Bandol received additional fame when, in 1954, the Hollywood star Marlon Brando was for a while engaged to a young girl from Bandol. Paul Bunan, inspired by the romantic story, dreamed of settling in the area. When he and his family arrived in France in 1961 from Oran in Algeria, they moved straight to Bandol and bought their first wine estate. The beauty of the area attracted others. The Hocquard family from Paris bought their Tour de la Bon estate in 1968, originally as a family home before moving into wine production. The Achille family created Le Galantin in 1970 and in 1978 Catherine and Henri de Saint Victor bought the estate of Pibarnon.

See also  Portugal’s most famous Winemaker

The appellation of Bandol covers 1,614 hectares on an amphitheatre made up of hills and valleys, with a patchwork of clay and limestone soils, rising up to the highest vineyards of Domaine de la Bégude in the northwest. Vineyard parcels tend to be small, nestling on terraced hillsides, surrounded by forests and, unsurprisingly, hand harvesting is obligatory. This is not a region of large scale mechanisation.

The red wines of Bandol at this time were big and tannic, the result of long maceration and heavily pressed, followed by obligatory ageing for 18 months in barrels to mellow the tannins. Tasting notes of Bandol in the 1980s are full of comments indicating that at least a decade was required for the powerful tannins to mellow.

Despite the saying that Mourvèdre needs to have its feet in the sea and its head in the sun, almost no estates have coastal vineyards, but most have a view of the sea. With global warming, an increasing number of Mourvèdre plantings can be found in other Provence regions, away from the sea, but few have yet to achieve the power and depth of the wines from Bandol.

Terrace vineyards located on the rolling hills behind the small Mediterranean port of Bandol

Divided between 69 estates and 300 grape growers working for three cooperatives, the number of small estates are growing, as producers leave the cooperative to produce their own wines, increasing the diversity of styles. Although the minimum amount of Mourvèdre is 50% of the blend, most wines have much more; its resilience to climate change making it increasingly attractive.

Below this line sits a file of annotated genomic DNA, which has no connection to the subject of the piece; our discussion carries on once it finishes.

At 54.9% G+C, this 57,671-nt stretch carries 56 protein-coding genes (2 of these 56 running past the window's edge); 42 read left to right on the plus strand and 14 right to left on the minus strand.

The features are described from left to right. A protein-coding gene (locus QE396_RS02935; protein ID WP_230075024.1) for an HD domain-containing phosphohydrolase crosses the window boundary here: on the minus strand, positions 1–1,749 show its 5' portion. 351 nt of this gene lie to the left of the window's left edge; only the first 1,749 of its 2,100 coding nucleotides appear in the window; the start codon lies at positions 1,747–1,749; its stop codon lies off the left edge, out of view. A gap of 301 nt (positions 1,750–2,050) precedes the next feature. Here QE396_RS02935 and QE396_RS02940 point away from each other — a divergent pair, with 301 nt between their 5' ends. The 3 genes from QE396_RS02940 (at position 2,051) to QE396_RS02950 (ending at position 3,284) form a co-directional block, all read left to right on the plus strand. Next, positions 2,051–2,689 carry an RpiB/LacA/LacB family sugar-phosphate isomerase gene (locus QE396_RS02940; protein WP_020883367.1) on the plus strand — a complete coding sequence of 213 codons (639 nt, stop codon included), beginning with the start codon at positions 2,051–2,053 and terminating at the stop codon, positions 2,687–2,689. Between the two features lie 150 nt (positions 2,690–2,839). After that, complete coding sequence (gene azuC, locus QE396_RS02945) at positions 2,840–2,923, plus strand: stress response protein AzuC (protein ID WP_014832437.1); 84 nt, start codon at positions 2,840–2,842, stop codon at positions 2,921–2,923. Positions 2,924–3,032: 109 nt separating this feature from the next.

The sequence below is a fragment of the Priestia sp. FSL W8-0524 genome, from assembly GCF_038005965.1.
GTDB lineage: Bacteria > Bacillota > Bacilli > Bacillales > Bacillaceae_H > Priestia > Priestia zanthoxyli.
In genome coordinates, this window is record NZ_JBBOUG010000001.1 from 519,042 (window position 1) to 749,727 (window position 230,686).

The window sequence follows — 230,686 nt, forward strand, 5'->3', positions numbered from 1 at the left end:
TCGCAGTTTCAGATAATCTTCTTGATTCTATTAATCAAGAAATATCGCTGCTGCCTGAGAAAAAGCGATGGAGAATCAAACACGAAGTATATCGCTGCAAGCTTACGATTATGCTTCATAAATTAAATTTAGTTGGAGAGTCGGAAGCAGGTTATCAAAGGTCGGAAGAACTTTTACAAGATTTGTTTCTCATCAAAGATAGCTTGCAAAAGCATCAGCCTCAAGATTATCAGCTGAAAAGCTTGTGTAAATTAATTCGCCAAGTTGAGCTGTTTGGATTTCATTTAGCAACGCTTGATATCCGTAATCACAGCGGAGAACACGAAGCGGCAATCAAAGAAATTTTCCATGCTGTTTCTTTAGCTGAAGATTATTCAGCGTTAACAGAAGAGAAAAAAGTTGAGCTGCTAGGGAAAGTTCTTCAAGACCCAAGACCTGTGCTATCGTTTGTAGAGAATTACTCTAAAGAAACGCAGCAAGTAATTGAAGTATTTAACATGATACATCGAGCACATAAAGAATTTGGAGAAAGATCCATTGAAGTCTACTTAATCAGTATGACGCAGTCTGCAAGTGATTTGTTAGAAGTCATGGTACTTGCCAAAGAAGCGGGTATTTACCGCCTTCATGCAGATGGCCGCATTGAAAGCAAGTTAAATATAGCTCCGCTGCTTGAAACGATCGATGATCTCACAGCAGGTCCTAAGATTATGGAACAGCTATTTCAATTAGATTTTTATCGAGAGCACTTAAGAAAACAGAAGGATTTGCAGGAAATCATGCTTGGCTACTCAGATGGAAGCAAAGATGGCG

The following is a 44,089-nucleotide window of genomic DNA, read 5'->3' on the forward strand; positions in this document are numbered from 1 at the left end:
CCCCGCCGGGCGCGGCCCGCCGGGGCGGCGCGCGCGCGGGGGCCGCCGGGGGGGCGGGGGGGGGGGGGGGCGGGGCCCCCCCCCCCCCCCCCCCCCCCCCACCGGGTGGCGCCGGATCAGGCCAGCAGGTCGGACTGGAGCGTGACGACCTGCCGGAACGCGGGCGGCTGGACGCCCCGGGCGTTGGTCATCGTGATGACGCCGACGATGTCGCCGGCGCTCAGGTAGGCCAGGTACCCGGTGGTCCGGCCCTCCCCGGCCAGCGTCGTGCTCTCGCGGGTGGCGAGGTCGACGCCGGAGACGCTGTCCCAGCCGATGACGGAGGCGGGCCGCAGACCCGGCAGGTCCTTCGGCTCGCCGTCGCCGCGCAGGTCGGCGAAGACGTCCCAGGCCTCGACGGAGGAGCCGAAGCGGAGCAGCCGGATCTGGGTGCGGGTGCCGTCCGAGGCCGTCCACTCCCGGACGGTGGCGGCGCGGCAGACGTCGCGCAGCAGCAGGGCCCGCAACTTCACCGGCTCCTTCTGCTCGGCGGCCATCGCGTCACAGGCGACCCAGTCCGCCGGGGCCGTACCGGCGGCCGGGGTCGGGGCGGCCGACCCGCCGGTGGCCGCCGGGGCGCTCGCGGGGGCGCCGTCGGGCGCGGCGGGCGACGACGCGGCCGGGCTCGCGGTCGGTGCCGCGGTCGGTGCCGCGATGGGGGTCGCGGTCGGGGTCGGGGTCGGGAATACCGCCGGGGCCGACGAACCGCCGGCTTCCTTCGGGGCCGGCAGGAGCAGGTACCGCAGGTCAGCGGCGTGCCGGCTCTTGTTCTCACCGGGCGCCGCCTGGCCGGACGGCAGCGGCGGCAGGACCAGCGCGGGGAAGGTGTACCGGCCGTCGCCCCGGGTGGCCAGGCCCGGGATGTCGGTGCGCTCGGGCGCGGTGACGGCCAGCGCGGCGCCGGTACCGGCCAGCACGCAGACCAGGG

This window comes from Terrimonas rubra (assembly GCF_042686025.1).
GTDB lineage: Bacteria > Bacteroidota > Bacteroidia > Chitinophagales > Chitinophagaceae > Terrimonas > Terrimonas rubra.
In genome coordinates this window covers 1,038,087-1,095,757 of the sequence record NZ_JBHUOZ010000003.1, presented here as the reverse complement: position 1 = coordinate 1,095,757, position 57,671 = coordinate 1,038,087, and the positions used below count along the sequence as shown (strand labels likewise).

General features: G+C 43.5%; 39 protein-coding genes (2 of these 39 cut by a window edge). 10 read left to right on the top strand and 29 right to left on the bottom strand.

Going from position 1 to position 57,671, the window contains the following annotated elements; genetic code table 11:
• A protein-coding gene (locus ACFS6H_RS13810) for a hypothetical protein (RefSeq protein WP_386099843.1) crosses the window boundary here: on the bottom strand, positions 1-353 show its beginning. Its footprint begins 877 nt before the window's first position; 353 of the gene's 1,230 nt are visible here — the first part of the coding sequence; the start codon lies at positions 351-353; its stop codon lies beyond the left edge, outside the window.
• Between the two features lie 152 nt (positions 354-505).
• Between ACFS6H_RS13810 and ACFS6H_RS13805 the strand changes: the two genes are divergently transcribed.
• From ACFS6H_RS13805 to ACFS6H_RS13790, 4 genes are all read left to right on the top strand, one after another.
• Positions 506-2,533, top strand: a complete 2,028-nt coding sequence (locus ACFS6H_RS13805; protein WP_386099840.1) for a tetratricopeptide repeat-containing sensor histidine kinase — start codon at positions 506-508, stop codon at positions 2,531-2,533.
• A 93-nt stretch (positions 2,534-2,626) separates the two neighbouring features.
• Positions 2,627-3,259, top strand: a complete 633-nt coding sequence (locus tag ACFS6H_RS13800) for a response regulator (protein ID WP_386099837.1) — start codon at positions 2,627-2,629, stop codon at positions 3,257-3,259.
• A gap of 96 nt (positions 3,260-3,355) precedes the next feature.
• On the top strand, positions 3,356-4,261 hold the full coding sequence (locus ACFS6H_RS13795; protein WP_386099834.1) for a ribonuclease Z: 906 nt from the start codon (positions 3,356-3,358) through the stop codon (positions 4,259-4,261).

Maceration is reduced and producers are playing around with different size barrels as well as old and new oak.

The current trend is for red wines which have both power and fresh elegance, and are drinkable in youth (although they do go through a moody teenager phase after a few years) but still have great ageing ability.

Nevertheless, these reds are not for quick and easy quaffing. They benefit from decanting and a slower, more relaxed moment in time. With age the primary spice and black fruit notes evolve into more complex notes of black olives, dried thyme and oregano.

Economics always plays a role in the development of wine styles. Wines which are released young fit the current trend for lighter, summer reds, and have led to some producers stepping out of the appellation with IGP Mont Caume or IGP Var to produce unoaked reds. Provence-style rosés do exist, but the more full bodied rosés are better. Even these wines improve after at least a year of ageing which shows off Mourvèdre well. There is even a growing demand for white wine.

The reds, however, remain the heart and soul of the region, with a large number of old museum vintages lying in cellars, and still tasting magnificently, a part of the living history of the appellation, and well worth seeking out.

Be the first to comment

Leave a Reply